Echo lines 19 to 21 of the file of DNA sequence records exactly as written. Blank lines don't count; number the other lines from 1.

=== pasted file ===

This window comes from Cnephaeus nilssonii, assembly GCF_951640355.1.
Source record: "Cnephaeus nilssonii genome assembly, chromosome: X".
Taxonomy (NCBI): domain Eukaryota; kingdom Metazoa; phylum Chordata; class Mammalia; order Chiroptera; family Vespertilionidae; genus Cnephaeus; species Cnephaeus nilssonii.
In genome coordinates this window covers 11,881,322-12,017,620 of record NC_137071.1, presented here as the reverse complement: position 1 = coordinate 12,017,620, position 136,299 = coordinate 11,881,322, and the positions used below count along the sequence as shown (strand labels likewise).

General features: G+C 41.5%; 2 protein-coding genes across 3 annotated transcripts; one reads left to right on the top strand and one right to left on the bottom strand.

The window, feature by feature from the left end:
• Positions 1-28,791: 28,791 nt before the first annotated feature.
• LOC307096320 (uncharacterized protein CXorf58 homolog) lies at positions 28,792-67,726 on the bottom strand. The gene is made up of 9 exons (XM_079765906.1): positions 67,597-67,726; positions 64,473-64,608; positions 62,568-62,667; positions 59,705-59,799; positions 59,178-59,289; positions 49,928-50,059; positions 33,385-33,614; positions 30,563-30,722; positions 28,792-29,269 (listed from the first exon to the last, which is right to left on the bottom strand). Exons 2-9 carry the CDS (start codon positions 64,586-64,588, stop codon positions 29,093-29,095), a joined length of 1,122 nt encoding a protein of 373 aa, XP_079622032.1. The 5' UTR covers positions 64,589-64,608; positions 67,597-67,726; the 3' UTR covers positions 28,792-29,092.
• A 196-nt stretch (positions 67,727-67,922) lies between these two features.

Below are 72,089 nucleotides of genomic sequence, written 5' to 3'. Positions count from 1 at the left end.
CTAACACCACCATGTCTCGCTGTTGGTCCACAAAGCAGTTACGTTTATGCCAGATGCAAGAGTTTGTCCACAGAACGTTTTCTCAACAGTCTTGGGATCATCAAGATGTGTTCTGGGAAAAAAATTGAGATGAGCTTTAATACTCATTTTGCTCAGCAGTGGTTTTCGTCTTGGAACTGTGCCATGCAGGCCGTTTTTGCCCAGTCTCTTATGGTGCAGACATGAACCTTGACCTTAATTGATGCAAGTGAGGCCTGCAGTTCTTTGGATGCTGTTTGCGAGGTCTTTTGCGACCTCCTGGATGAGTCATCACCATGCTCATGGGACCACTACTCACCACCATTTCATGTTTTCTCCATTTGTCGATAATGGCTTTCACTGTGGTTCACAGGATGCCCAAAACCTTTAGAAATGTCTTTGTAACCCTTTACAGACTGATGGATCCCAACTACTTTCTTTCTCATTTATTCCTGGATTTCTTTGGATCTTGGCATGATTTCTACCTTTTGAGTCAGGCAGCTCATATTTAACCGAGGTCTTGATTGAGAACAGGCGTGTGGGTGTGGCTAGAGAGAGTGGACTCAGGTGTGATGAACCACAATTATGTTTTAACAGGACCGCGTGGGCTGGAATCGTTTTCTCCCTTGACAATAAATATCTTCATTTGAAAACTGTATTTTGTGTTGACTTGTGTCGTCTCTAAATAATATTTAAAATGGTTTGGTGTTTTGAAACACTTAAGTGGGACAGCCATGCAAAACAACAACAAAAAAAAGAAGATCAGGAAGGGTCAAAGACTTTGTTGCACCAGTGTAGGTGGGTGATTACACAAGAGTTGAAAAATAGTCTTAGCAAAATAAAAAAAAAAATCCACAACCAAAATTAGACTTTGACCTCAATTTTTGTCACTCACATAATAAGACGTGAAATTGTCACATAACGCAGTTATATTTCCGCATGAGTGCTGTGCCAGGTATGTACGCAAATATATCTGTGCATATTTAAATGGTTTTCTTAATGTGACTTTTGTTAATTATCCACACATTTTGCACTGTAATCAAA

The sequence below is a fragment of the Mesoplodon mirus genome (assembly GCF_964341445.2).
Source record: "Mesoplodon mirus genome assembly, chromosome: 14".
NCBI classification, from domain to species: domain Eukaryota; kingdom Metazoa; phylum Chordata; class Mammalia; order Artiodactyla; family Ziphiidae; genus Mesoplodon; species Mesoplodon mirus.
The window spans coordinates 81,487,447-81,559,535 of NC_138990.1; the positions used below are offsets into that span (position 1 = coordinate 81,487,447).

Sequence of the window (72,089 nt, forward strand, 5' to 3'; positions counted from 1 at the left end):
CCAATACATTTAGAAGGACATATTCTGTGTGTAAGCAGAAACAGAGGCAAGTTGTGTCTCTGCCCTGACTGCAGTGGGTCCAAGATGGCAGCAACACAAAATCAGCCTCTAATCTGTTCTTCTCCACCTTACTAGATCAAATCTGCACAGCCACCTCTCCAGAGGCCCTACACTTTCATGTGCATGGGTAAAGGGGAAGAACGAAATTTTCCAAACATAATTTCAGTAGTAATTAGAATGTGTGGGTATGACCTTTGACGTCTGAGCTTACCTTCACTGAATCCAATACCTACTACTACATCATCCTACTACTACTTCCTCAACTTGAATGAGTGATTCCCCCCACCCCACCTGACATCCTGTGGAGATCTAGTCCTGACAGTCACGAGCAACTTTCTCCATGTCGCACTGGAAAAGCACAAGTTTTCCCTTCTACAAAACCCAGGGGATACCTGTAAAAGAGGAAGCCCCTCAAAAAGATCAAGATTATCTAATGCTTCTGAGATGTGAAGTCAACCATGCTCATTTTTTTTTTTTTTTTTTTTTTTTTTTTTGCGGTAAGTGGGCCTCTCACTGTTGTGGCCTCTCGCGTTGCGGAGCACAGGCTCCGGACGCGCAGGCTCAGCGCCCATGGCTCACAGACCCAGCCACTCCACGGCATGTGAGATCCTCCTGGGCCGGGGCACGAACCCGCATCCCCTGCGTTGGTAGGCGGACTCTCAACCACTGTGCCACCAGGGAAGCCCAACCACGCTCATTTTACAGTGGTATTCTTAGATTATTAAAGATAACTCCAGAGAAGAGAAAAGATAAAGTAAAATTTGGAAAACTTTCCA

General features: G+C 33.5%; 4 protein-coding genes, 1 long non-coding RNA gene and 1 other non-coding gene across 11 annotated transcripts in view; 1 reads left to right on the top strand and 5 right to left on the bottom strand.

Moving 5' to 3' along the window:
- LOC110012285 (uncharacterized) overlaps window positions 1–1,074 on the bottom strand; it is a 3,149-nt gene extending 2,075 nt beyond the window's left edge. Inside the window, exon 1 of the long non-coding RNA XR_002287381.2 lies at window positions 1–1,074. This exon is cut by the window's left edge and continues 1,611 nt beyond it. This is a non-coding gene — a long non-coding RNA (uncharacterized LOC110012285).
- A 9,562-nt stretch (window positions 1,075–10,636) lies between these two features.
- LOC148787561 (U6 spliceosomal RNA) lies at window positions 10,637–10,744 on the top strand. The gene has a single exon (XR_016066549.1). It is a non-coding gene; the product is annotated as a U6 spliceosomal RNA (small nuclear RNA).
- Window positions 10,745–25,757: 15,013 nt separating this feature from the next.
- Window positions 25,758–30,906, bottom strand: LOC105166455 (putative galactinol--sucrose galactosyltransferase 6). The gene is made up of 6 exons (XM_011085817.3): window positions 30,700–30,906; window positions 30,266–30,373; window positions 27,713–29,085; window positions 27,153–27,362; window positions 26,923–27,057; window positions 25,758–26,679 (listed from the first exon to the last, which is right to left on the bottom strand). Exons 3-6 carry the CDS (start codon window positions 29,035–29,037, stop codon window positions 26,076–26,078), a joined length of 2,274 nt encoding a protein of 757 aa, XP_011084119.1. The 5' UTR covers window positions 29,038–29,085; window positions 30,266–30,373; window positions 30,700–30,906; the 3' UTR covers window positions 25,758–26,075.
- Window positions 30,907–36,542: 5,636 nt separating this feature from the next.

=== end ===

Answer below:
Moving 5' to 3' along the window:
- LOC110012285 (uncharacterized) overlaps window positions 1–1,074 on the bottom strand; it is a 3,149-nt gene extending 2,075 nt beyond the window's left edge. Inside the window, exon 1 of the long non-coding RNA XR_002287381.2 lies at window positions 1–1,074. This exon is cut by the window's left edge and continues 1,611 nt beyond it. This is a non-coding gene — a long non-coding RNA (uncharacterized LOC110012285).
- A 9,562-nt stretch (window positions 1,075–10,636) lies between these two features.